N Seoul Tower was actually much smaller than I expected it to be. The entrance is on the left side of the complex. You have to go down a flight of stairs, walk through a short green hallway and take the elevator. There was a queue for the elevator going up. Inside was a pretty cool 3D presentation projected onto the elevator’s ceiling that will surely keep you occupied during the entire time you are there, on your way to the third floor, which is less than 15 seconds. It seems to me that the Koreans love a good tease and they are not shy to show it. At the top of the tower, there is a Digital Observatory with a high-powered telescope providing a 360° view of Seoul for the fee of 500won. But you can also contemplate the mesmerizing metropolis below simply through the window, for free.
N Seoul Tower Observatory room – See Manila on the right? 🙂
If you do not wish to head to the observatory, or do not have the sufficient time for it, another way to view the city of Seoul is by dining at one of their many restaurants in the tower. Probably the most famous one is the rotating restaurant (N. Grill) on the 5th floor. It is fine dining, but you need to reserve in advance to be accommodated. I decided to eat at HanCook – an elegant buffet-style restaurant serving the traditional beauty and tastes of Korea in a comfortable setting. While having a good Korean meal I was waiting for the Seoul’s visual metamorphosis. The dusk came and the slow-motion show begun.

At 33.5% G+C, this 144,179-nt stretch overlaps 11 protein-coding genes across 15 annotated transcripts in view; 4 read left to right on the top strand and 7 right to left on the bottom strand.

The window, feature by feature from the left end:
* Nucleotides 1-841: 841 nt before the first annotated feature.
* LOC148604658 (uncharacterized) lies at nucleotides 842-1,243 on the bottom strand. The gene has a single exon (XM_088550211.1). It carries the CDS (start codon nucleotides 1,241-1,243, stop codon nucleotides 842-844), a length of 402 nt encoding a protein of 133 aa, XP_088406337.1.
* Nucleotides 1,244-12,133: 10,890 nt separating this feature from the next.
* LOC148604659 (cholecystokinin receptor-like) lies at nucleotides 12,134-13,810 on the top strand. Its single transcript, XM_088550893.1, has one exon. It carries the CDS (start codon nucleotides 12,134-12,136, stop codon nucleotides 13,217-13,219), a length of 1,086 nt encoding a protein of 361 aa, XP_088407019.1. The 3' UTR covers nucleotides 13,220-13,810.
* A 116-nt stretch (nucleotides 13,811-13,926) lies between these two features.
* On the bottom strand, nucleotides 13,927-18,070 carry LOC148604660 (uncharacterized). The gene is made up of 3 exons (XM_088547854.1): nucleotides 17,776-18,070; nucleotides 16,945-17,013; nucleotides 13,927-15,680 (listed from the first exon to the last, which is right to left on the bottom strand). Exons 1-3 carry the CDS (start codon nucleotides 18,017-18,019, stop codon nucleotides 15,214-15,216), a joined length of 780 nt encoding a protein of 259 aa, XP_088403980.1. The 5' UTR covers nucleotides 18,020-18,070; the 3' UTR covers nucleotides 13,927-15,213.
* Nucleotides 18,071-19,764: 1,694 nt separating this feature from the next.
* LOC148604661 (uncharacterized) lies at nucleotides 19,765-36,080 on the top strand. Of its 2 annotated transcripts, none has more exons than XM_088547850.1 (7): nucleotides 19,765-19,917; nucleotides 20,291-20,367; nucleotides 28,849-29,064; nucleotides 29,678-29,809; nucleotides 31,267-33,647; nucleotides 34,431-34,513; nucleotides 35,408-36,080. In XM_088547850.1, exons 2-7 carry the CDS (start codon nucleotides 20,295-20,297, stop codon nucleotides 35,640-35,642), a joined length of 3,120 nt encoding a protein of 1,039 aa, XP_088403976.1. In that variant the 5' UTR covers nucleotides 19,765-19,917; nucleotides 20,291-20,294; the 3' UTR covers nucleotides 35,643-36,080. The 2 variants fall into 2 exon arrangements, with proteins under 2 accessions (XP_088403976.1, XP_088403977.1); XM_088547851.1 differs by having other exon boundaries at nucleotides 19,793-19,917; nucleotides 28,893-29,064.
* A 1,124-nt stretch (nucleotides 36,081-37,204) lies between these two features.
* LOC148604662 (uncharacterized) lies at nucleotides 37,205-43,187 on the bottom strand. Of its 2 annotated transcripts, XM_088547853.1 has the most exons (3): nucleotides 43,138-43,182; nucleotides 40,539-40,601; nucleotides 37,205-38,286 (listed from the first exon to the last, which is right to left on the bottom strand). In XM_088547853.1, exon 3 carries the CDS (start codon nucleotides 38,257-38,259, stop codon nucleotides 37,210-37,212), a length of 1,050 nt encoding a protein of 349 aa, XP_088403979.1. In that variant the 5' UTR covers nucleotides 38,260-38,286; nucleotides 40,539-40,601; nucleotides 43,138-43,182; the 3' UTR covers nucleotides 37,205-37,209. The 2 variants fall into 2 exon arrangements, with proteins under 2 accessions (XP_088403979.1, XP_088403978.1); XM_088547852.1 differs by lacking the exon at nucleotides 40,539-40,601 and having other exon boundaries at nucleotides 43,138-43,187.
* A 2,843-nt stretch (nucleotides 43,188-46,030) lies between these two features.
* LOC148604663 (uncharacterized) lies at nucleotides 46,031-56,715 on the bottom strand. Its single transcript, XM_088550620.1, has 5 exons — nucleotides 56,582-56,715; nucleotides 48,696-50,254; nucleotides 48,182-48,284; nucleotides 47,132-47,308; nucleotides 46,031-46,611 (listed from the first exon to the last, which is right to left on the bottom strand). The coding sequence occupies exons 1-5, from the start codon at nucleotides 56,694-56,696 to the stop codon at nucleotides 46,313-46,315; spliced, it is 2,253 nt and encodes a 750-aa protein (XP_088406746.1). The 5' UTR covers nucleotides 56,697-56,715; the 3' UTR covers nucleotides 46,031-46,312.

HanCook Restaurant – this abalone porridge is the best!
Munching on fruits as the city lights started to appear
As the mountains surrounding the city still kept glowing in the last rays of the setting sun, the entire valley gradually begun to twinkle with neon lights. At first, dozens of them popped up in clusters, then hundreds, thousands, finally millions of lights of the city sparkled below me like a Christmas carpet (if there is such thing), with the Han River reflecting the rising moon to complete the dazzling spectacle. From the high vantage point of the Seoul Tower, it’s a truly spectacular sight to behold.
Seoul at sunset
Seoul at night
You don’t have to dine in a restaurant to see all that. If you prefer the outside Rooftop Terrace or any other place, the view will be equally impressive.
For me, another thing that makes the area special is the romantic feel to it. It feels like love is in the air for everyone who is around here. Oh well, N Seoul Tower is indeed a popular place for couples and their ceremonial declaration of unfailing love. Have you heard of “Locks of Love”? How about “Love Message Tile”? Yes, all is here! Talking about romance, this place really rubs it in your face if you happen to be single! LOL
You can also spend time at the lobby which is particularly popular among young couples with its attractive red and white seating. The seats are large enough for two people and located by windows. What’s even nicer is they are equipped with monitors for viewing free movies and music videos. Since there is no admission, this always becomes a hot spot for couples on a tight budget.